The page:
We are in the throes of moving into a new home and getting our current house ready for our buyers. It’s exhausting, but also exciting! We spent several months over the winter searching for our dream home for our family here in our city. Finally we came to the realization that we don’t know if this city in the Pacific Northwest will be our forever home. And we decided to stop looking.
Until 7 weeks ago when I heard a podcast and a light went on in my brain.
The story goes back a little further, to March, when I discovered a book by the Rich Dad advisors. (If you haven’t read Rich Dad, Poor Dad, it’s a great starting point before you read anything else regarding wealth and investment. It’s one of those books you will never forget.)
The book I discovered is called “The ABCs of Real Estate Investment” by Ken McElroy. In this book I was awakened to the fact that real estate investment is for anyone. He also opened my eyes to the fact that typical retirement savings is not the fastest or surest way to grow our wealth. (And by wealth I mean long-term investments that will provide for our family and allow us to be generous for the advancement of the gospel. We pray that our aim is not to be wealthy to live on more or to keep up with the Joneses.)
This light in my brain had been turned on, but was a mere flicker. How could I come up with millions, or even tens of thousands to invest in purchasing real estate? All the options seemed closed to us at the moment. But I kept reading to books and began listening to a real estate investing podcast called “Bigger Pockets.”
We are dipping our toes into real estate investment by house hacking.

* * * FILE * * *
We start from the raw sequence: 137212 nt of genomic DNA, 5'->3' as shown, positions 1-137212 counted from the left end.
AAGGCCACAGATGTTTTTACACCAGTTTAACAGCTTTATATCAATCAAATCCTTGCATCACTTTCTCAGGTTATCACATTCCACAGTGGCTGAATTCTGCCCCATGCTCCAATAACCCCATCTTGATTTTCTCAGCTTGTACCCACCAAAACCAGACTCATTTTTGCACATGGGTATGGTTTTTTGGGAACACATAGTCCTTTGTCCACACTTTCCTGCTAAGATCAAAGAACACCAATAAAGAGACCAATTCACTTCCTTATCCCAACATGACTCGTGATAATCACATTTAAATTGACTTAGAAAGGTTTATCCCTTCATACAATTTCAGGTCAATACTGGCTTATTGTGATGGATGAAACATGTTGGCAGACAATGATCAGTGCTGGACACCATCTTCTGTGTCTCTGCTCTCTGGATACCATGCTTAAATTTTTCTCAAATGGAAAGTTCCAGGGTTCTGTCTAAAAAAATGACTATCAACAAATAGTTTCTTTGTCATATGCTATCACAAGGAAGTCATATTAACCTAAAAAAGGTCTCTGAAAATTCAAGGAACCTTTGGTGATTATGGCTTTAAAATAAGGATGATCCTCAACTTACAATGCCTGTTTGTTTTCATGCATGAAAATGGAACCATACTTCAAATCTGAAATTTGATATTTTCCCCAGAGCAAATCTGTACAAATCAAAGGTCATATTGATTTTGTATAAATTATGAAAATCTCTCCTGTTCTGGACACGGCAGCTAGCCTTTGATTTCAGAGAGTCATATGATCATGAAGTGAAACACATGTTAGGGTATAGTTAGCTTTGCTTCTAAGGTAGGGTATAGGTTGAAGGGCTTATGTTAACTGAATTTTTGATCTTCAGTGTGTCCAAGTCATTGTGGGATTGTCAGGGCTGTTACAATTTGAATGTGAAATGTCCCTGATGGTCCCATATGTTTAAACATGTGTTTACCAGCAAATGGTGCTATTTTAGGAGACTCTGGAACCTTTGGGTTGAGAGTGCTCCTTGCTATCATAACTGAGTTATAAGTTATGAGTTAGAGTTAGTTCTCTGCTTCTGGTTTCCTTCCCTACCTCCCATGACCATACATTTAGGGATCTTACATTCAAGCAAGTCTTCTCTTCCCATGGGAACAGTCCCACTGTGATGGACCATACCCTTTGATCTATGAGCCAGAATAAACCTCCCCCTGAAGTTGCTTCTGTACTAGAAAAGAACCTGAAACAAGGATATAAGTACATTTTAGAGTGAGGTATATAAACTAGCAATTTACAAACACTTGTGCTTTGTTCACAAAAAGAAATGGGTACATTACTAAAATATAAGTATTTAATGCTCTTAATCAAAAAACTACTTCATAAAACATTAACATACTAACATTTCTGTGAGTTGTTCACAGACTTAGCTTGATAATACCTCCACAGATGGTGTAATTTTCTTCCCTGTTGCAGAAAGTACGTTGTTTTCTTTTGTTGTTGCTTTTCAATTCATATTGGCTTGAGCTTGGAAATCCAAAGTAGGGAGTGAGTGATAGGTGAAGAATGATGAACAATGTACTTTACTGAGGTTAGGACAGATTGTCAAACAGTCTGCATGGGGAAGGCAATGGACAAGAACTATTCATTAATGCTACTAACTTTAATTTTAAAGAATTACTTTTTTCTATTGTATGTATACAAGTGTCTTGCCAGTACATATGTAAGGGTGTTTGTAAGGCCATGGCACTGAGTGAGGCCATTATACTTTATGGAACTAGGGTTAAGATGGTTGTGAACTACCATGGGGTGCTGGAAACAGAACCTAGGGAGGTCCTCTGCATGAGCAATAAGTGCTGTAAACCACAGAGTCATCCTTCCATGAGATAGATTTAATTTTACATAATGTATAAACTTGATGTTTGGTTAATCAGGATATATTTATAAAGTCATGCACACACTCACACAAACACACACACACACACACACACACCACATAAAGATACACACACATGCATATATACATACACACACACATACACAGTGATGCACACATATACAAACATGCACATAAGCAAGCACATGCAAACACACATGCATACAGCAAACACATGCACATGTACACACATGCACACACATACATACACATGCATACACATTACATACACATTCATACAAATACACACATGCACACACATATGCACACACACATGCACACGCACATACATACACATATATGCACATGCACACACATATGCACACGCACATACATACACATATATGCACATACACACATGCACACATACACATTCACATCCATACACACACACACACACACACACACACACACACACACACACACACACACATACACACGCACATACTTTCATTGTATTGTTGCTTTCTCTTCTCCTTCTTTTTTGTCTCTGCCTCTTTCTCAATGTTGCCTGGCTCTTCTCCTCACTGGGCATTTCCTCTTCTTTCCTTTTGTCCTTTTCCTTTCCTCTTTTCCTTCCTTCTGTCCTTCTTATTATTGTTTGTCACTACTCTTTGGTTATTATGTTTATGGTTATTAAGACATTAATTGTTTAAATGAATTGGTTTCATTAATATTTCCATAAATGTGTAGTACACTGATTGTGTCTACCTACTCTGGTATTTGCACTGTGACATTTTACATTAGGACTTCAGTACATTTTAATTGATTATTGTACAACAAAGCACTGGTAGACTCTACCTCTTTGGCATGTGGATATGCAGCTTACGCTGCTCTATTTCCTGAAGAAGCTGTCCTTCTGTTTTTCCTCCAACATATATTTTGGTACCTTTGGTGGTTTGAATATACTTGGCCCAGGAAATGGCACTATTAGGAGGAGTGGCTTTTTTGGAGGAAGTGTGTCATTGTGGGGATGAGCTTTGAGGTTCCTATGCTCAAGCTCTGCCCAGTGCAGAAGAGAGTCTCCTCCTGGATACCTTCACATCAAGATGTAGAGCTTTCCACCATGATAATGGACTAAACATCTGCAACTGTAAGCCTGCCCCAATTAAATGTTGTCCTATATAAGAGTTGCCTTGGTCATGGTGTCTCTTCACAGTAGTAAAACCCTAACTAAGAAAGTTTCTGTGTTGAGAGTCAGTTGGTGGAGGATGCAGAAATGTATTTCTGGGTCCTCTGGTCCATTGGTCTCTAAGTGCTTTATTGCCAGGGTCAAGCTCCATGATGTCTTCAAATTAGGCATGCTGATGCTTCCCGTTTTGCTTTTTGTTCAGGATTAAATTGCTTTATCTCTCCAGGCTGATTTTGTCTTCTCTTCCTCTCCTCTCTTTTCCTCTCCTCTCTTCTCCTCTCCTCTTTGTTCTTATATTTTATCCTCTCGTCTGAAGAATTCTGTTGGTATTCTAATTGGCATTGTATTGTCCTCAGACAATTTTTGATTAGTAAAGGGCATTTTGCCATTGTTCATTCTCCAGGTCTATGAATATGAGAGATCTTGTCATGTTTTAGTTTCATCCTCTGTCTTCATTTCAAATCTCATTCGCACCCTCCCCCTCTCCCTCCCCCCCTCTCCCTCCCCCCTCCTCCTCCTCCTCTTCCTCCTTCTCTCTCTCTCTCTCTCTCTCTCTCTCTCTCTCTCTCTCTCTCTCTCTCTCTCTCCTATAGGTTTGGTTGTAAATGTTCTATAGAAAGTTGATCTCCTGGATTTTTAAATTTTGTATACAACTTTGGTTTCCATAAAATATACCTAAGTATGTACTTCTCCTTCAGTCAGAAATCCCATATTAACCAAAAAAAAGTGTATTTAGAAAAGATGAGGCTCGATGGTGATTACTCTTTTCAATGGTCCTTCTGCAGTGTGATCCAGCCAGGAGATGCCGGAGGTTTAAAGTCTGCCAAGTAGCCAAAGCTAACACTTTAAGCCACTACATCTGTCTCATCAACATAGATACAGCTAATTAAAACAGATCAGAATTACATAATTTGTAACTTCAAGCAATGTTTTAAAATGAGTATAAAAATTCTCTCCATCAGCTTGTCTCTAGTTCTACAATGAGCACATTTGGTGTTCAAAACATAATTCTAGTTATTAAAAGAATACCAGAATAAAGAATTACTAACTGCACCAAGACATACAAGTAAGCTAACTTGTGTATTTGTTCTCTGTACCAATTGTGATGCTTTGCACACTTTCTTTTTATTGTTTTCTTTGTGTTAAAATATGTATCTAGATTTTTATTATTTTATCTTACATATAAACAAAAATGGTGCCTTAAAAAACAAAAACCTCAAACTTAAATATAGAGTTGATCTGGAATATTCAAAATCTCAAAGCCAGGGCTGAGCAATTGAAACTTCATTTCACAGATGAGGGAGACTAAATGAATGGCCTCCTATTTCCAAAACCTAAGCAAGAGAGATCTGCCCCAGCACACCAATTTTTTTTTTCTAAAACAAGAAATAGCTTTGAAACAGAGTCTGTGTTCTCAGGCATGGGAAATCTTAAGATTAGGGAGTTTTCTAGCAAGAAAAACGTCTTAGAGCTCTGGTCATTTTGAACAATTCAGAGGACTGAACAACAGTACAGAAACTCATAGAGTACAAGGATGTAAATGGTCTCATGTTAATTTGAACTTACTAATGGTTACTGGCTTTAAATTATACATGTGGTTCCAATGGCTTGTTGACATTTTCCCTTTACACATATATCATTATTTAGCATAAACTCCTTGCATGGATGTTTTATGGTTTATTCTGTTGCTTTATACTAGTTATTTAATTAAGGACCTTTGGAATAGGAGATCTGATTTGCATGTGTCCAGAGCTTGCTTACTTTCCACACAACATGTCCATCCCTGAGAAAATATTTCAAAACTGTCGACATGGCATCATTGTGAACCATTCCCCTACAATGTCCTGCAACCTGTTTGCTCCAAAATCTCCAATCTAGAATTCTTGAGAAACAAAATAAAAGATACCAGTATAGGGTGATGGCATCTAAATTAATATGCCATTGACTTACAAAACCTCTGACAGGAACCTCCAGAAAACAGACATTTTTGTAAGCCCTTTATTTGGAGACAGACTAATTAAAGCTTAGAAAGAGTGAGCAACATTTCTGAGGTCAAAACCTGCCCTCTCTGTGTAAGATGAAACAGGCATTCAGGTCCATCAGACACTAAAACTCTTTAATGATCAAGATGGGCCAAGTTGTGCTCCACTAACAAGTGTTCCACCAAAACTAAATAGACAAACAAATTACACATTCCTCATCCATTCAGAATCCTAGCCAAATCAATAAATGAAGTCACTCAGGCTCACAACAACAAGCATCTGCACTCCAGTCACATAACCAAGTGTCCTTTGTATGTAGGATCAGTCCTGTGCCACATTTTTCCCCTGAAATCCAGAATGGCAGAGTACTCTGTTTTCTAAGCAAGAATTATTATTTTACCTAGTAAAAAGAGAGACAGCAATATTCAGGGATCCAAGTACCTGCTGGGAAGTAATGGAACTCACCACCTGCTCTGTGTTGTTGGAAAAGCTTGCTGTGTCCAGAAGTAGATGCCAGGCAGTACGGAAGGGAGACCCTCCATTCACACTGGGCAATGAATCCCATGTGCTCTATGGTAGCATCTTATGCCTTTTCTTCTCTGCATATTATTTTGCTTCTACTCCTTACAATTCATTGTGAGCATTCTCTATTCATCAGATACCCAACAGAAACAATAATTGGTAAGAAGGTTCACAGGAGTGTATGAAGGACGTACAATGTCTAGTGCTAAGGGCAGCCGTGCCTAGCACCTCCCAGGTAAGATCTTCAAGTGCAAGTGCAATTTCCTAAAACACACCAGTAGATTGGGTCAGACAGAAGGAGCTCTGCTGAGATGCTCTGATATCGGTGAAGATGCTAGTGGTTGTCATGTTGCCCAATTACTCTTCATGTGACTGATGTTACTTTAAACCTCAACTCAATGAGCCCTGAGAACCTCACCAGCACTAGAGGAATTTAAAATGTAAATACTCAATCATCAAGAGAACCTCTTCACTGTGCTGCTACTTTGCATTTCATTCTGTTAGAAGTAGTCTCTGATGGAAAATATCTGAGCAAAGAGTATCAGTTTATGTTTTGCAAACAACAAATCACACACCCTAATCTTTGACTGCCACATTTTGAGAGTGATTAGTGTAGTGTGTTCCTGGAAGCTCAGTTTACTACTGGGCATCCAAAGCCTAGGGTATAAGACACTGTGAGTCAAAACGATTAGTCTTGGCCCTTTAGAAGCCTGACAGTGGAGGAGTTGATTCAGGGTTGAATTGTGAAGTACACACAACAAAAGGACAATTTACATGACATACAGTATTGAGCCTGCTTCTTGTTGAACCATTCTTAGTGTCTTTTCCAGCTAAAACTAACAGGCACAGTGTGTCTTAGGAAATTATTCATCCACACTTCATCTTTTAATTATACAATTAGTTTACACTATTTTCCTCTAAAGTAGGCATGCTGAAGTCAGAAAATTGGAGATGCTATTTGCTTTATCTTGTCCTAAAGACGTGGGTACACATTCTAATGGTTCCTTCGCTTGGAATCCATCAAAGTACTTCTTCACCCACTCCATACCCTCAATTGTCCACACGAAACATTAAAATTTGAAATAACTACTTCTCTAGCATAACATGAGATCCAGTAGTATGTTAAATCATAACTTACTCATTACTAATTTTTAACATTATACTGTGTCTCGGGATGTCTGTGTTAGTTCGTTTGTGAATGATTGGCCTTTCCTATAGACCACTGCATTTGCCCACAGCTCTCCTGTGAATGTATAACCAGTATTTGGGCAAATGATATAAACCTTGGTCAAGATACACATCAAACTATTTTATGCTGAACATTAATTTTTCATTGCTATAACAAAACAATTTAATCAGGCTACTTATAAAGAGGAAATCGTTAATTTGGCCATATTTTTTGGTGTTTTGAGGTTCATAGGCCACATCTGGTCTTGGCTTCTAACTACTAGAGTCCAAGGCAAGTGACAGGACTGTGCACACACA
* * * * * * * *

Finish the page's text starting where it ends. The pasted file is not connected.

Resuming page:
It was on Bigger Pockets that I heard mention of a term called house hacking. This immediately piqued my interest. What is a house hack?? I wondered. (Anything with the word “hack” is immediately interesting to me, and always has been.)
House hacking, it turns out, is buying a multi-family property and living in one unit while renting out the others. The rent from the other units pay for your mortgage, allowing you to save up money for another downpayment on a second property. This can be done multiple times (I think one person can have 4 mortgages in their name).
My immediate thought: this is how a newbie can get into real estate investment with very little risk.
I updated my Zillow filter to include the word “duplex” and got started looking. I wanted to get my husband on board! I mentioned this to him and he said that sounded interesting. So, I took that as a go to talk to our realtor. It turns out his father-in-law was selling a duplex for a client that fit the bill perfectly for our family. Not only is each side of the duplex the same size as our current house, it is much newer, in a better school district, and in a better neighborhood.
This was a no-brainer for me! At this point I realized my husband wasn’t ready to move as quickly as I was to jump into turning our lives upside down to get this duplex. After getting some counsel from a real estate investor friend of ours, we both agreed this was a great decision for our family.
The duplex, being newer, has less updates needed, and also has a very small yard but borders a large wooded area. This means a fun place for the kids to play, with little yard maintenance on our part.
Since we have been working hard to live on less than we make for years now after getting out of debt, we are in the position to be able to buy a multi-family property, using the equity in our current home for a downpayment. For a multi-family conventional loan, the lender also requires your bank accounts to contain 2% of the home value for emergencies.
Now we will enter the world of landlording, which is really exciting. I can’t wait to update you on this new phase!
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